A new fundus camera small enough to fit on a smartphone may enable people to take a picture of their own eye to send to a doctor for diagnosis. The camera achieves 1000 images per second and acquires images using three kinds of invisible or near infrared light.
When taking a photo of the fundus, the camera must align itself with the path of light that travels through the retina to the back of the eye. The eye, however, makes regular and rapid movements, constantly changing this path.
Another challenge when imaging the fundus is the wavelengths of light detected by the camera. To take a clear fundus image, a strong flush light must be introduced inside an eye through a pupil because it is completely dark inside the eye.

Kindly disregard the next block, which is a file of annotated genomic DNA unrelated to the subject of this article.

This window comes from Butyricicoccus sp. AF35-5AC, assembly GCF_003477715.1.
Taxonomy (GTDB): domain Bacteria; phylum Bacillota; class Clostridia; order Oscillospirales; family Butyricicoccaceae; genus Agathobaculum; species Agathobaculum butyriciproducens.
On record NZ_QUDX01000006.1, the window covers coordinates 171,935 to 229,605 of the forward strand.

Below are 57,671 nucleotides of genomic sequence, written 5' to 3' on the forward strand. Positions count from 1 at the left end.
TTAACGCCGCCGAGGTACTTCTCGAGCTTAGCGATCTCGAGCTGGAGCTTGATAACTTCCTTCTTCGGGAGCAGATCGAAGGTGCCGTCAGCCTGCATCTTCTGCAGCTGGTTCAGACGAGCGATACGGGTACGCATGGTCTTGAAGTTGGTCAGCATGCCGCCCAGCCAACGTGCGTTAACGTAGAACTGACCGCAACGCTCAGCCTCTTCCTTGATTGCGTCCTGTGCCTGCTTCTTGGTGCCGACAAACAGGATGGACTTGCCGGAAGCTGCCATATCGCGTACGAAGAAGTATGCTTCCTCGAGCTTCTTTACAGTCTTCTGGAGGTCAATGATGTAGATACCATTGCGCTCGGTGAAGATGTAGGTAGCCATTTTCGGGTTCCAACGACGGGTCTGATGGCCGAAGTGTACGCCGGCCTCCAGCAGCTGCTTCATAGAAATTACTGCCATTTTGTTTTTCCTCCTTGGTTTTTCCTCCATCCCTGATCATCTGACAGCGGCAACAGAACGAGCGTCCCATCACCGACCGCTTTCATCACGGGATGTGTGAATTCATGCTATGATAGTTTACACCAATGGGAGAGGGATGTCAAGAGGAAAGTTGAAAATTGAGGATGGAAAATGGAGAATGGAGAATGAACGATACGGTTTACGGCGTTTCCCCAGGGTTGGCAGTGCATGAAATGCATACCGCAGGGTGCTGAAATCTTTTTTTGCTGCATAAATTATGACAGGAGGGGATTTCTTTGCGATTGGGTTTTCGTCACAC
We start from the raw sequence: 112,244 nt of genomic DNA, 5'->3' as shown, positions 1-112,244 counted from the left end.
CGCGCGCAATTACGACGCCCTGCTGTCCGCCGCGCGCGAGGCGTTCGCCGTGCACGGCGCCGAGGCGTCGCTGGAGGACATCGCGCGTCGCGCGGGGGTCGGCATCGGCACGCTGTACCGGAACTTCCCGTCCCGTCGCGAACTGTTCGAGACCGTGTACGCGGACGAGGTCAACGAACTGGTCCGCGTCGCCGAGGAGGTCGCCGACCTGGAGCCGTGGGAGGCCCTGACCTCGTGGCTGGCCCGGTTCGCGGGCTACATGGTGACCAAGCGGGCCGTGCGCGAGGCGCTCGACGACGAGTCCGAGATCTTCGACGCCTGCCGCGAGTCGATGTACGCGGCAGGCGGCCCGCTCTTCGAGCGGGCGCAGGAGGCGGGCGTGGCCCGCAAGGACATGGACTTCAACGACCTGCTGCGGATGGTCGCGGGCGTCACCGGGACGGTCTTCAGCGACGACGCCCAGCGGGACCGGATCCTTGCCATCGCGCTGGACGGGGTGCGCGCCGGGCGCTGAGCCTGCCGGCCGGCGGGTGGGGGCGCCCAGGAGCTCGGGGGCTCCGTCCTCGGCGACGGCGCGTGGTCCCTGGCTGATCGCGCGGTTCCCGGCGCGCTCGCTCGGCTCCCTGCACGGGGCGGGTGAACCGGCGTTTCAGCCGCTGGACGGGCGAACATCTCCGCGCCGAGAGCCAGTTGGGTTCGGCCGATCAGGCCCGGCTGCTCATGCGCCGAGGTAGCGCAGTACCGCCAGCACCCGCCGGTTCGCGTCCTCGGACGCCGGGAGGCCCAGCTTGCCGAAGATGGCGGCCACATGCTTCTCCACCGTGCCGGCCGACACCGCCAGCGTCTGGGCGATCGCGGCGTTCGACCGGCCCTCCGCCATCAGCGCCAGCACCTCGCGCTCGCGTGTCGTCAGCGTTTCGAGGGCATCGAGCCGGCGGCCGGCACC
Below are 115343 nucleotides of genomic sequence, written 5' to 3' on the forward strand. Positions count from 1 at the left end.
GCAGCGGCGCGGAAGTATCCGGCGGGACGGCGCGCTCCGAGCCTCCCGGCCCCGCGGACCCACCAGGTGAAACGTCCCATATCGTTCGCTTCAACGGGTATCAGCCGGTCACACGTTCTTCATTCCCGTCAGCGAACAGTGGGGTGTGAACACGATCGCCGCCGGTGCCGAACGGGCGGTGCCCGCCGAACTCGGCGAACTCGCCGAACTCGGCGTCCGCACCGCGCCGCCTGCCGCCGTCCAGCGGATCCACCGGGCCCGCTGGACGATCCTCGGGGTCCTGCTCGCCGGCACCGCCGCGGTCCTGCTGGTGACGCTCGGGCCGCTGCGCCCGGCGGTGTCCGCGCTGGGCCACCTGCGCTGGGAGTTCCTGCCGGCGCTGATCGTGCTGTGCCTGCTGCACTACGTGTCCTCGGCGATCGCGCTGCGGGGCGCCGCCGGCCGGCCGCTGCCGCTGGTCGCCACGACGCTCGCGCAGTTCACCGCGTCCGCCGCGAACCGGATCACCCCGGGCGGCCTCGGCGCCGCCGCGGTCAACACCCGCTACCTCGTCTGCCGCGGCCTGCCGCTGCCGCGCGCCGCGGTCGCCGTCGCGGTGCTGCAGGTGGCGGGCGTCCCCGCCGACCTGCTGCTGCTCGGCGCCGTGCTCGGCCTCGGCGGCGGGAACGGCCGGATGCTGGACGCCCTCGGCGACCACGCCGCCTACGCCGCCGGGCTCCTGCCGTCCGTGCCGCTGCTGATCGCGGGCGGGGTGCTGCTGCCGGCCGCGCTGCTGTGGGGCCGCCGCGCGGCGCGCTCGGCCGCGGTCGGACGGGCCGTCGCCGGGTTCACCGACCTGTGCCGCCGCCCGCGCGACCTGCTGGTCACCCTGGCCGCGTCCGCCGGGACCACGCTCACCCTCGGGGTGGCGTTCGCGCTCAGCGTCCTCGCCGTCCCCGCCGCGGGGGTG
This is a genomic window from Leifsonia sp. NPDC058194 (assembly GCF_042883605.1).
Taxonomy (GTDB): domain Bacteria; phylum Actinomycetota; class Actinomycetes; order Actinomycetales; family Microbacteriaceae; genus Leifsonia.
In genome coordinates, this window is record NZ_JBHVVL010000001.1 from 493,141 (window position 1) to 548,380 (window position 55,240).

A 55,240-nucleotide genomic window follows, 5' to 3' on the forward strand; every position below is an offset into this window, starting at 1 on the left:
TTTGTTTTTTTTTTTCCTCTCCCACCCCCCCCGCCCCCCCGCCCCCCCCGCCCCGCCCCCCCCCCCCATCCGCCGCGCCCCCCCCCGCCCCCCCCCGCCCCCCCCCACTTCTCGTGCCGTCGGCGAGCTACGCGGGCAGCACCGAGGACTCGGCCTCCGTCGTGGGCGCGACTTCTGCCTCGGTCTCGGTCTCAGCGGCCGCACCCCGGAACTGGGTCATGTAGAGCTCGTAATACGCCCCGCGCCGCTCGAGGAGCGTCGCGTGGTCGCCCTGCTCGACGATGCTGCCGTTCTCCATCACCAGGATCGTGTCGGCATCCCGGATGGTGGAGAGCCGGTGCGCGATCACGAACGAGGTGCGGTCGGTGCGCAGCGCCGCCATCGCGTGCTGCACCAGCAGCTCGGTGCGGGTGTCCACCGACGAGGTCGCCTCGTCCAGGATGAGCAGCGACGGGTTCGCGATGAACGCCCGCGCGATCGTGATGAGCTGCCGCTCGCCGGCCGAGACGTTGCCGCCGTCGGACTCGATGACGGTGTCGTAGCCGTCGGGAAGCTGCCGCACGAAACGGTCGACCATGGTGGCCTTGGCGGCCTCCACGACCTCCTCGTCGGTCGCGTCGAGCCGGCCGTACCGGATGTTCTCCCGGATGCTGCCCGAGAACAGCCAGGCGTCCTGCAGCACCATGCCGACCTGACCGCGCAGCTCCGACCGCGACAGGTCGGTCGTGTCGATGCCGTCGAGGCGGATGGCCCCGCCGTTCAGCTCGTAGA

For this second problem, the researchers modified CMOS cameras. The new module was developed on a miniaturized sensor and incorporates three near infrared filters. These filters acquire three signals that can be given a red, green, and blue value to generate a color photograph of the eye while using near infrared light that is not sensed.
Importantly, at 2.3 mm2 in size, the module is small enough to be mounted on a smartphone without compromising the power necessary for capturing highly detailed images with which a user can take a fundus image by him or herself.